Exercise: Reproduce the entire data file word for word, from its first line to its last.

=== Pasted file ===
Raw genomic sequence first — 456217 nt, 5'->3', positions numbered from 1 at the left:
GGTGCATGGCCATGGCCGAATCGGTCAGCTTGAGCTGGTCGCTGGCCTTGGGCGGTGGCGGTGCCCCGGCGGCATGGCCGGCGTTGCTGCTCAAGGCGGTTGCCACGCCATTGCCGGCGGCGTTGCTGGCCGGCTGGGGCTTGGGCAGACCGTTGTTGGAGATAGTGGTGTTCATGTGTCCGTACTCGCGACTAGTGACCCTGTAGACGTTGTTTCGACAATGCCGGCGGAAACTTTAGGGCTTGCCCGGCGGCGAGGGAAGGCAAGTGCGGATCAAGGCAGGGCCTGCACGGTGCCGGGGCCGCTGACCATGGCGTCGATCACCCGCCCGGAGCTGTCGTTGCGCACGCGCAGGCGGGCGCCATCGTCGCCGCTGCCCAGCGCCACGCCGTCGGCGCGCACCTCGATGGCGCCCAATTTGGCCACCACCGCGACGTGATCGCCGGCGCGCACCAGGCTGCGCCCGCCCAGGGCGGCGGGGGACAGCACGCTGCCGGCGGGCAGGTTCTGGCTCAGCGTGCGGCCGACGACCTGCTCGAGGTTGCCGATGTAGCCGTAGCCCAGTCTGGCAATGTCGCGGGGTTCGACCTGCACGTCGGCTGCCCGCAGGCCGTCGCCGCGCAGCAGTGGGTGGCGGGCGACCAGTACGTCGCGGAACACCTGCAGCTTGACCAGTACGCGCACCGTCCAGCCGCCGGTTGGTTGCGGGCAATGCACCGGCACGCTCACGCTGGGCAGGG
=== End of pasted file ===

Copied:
Raw genomic sequence first — 456217 nt, 5'->3', positions numbered from 1 at the left:
GGTGCATGGCCATGGCCGAATCGGTCAGCTTGAGCTGGTCGCTGGCCTTGGGCGGTGGCGGTGCCCCGGCGGCATGGCCGGCGTTGCTGCTCAAGGCGGTTGCCACGCCATTGCCGGCGGCGTTGCTGGCCGGCTGGGGCTTGGGCAGACCGTTGTTGGAGATAGTGGTGTTCATGTGTCCGTACTCGCGACTAGTGACCCTGTAGACGTTGTTTCGACAATGCCGGCGGAAACTTTAGGGCTTGCCCGGCGGCGAGGGAAGGCAAGTGCGGATCAAGGCAGGGCCTGCACGGTGCCGGGGCCGCTGACCATGGCGTCGATCACCCGCCCGGAGCTGTCGTTGCGCACGCGCAGGCGGGCGCCATCGTCGCCGCTGCCCAGCGCCACGCCGTCGGCGCGCACCTCGATGGCGCCCAATTTGGCCACCACCGCGACGTGATCGCCGGCGCGCACCAGGCTGCGCCCGCCCAGGGCGGCGGGGGACAGCACGCTGCCGGCGGGCAGGTTCTGGCTCAGCGTGCGGCCGACGACCTGCTCGAGGTTGCCGATGTAGCCGTAGCCCAGTCTGGCAATGTCGCGGGGTTCGACCTGCACGTCGGCTGCCCGCAGGCCGTCGCCGCGCAGCAGTGGGTGGCGGGCGACCAGTACGTCGCGGAACACCTGCAGCTTGACCAGTACGCGCACCGTCCAGCCGCCGGTTGGTTGCGGGCAATGCACCGGCACGCTCACGCTGGGCAGGG